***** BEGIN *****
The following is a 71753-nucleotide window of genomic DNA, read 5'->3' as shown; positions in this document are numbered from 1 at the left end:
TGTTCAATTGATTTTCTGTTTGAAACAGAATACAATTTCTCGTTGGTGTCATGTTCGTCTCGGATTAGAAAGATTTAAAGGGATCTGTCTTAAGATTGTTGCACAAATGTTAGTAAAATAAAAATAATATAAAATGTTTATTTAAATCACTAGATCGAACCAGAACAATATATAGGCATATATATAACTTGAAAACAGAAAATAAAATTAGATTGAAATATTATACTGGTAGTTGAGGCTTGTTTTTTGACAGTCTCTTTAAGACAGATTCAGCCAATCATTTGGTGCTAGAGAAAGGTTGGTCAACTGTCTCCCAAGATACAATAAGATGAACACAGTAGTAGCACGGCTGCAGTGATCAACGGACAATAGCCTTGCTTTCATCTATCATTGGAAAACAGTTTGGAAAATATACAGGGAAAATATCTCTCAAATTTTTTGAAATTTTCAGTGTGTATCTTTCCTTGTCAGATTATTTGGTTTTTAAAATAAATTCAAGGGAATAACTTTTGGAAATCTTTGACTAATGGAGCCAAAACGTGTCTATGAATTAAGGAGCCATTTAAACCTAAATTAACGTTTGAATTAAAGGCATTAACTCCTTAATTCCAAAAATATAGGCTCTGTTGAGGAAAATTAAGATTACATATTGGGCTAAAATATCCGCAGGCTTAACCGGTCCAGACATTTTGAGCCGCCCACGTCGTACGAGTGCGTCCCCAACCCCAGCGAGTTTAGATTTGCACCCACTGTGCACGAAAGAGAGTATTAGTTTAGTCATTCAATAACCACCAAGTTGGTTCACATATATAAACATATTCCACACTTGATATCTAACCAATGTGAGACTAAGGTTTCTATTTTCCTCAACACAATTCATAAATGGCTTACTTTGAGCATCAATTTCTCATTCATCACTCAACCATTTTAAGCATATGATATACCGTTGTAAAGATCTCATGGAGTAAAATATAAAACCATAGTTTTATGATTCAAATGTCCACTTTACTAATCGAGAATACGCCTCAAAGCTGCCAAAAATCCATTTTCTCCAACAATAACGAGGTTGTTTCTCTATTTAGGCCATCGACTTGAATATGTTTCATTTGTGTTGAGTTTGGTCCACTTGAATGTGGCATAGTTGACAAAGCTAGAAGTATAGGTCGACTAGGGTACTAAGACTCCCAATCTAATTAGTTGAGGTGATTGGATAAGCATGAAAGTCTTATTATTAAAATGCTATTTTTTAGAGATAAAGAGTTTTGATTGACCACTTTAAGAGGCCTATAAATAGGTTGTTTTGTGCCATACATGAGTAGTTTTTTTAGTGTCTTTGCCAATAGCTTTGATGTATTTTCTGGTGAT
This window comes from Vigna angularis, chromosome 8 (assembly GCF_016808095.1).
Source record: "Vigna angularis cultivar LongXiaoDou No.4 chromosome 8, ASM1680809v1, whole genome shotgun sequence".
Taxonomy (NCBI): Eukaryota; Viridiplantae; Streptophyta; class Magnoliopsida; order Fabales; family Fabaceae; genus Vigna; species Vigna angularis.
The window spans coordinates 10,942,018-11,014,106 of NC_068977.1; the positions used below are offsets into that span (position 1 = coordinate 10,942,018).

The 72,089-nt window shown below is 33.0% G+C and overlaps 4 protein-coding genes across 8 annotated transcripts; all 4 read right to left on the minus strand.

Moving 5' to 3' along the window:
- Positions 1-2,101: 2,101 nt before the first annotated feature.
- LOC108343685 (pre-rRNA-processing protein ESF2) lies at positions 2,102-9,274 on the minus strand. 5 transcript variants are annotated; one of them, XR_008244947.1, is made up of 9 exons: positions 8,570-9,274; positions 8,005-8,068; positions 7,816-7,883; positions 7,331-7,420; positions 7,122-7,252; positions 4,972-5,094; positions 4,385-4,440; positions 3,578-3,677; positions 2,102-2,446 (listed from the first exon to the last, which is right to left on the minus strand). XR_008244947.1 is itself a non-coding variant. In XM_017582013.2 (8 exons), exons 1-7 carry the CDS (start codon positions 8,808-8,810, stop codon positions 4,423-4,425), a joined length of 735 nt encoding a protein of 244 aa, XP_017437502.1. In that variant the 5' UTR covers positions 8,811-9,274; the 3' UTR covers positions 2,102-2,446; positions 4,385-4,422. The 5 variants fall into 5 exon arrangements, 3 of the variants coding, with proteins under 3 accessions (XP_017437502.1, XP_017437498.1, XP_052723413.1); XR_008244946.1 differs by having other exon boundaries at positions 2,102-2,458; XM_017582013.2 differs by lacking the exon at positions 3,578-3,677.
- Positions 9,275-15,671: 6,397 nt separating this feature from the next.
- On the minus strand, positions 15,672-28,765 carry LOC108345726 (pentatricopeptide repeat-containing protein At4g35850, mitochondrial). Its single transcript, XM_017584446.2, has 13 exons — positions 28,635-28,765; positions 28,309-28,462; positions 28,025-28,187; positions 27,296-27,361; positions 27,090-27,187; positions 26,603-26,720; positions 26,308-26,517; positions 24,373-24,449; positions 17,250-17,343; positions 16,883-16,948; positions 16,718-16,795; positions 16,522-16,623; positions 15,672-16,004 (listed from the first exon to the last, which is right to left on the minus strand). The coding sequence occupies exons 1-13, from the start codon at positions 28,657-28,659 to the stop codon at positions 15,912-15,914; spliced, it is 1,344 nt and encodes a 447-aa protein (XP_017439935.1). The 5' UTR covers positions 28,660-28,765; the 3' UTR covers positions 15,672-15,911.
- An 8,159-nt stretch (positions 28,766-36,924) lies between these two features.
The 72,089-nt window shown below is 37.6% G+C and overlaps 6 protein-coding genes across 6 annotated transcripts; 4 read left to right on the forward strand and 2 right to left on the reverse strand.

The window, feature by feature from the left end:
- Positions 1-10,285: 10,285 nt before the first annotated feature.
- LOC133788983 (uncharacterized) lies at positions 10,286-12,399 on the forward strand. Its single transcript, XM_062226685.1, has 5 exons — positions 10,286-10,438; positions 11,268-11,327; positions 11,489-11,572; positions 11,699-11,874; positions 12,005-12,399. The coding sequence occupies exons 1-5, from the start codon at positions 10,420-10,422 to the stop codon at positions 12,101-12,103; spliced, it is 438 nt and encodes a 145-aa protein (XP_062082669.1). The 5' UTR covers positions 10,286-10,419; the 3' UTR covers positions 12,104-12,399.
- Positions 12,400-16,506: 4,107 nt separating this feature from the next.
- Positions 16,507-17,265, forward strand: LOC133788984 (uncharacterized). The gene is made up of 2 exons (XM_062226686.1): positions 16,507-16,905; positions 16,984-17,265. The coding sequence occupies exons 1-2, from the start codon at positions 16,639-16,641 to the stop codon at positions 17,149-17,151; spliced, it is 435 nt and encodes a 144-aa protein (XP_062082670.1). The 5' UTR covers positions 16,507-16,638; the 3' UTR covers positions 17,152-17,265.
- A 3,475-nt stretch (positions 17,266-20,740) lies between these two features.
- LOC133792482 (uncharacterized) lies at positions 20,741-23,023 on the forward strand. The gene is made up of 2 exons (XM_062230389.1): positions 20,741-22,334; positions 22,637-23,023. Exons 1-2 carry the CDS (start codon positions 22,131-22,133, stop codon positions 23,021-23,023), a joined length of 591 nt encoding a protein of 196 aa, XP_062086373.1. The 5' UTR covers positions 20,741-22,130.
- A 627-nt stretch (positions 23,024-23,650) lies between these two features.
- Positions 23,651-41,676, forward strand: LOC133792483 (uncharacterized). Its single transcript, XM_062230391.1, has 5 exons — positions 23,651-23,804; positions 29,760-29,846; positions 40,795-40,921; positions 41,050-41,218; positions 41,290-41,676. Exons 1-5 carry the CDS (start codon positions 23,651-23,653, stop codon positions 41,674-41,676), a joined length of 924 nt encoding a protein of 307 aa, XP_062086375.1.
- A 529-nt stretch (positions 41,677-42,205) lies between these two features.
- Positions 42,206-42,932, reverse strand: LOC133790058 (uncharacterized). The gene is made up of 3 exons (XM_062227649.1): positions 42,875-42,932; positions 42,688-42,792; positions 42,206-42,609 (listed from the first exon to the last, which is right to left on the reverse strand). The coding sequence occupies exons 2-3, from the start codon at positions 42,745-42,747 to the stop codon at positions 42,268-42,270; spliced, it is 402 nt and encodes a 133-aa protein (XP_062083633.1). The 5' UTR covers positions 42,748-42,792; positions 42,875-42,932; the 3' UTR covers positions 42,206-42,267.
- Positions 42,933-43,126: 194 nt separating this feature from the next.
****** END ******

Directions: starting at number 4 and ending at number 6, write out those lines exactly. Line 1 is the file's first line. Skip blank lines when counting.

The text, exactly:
Source record: "Vigna angularis cultivar LongXiaoDou No.4 chromosome 8, ASM1680809v1, whole genome shotgun sequence".
Taxonomy (NCBI): Eukaryota; Viridiplantae; Streptophyta; class Magnoliopsida; order Fabales; family Fabaceae; genus Vigna; species Vigna angularis.
The window spans coordinates 10,942,018-11,014,106 of NC_068977.1; the positions used below are offsets into that span (position 1 = coordinate 10,942,018).